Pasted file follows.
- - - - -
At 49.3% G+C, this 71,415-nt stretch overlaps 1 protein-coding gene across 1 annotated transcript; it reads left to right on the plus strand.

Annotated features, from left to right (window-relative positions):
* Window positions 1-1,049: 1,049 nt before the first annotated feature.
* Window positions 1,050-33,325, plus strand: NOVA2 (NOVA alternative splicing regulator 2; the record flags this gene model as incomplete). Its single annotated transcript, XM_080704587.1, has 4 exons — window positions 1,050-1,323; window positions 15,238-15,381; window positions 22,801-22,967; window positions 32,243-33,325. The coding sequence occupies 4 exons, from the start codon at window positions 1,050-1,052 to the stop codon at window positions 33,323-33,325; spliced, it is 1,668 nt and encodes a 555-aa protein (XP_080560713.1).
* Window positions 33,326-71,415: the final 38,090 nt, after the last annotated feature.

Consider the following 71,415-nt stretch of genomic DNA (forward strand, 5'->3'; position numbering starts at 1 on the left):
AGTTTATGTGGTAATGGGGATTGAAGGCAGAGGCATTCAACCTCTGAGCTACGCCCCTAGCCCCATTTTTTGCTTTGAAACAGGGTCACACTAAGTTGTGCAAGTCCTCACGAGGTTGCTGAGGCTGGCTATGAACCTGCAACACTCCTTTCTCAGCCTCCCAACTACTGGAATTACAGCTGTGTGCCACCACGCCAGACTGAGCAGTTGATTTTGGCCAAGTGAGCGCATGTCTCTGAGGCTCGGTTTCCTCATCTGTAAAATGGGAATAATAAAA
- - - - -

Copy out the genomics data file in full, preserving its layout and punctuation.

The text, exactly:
At 49.3% G+C, this 71,415-nt stretch overlaps 1 protein-coding gene across 1 annotated transcript; it reads left to right on the plus strand.

Annotated features, from left to right (window-relative positions):
* Window positions 1-1,049: 1,049 nt before the first annotated feature.
* Window positions 1,050-33,325, plus strand: NOVA2 (NOVA alternative splicing regulator 2; the record flags this gene model as incomplete). Its single annotated transcript, XM_080704587.1, has 4 exons — window positions 1,050-1,323; window positions 15,238-15,381; window positions 22,801-22,967; window positions 32,243-33,325. The coding sequence occupies 4 exons, from the start codon at window positions 1,050-1,052 to the stop codon at window positions 33,323-33,325; spliced, it is 1,668 nt and encodes a 555-aa protein (XP_080560713.1).
* Window positions 33,326-71,415: the final 38,090 nt, after the last annotated feature.

Consider the following 71,415-nt stretch of genomic DNA (forward strand, 5'->3'; position numbering starts at 1 on the left):
AGTTTATGTGGTAATGGGGATTGAAGGCAGAGGCATTCAACCTCTGAGCTACGCCCCTAGCCCCATTTTTTGCTTTGAAACAGGGTCACACTAAGTTGTGCAAGTCCTCACGAGGTTGCTGAGGCTGGCTATGAACCTGCAACACTCCTTTCTCAGCCTCCCAACTACTGGAATTACAGCTGTGTGCCACCACGCCAGACTGAGCAGTTGATTTTGGCCAAGTGAGCGCATGTCTCTGAGGCTCGGTTTCCTCATCTGTAAAATGGGAATAATAAAA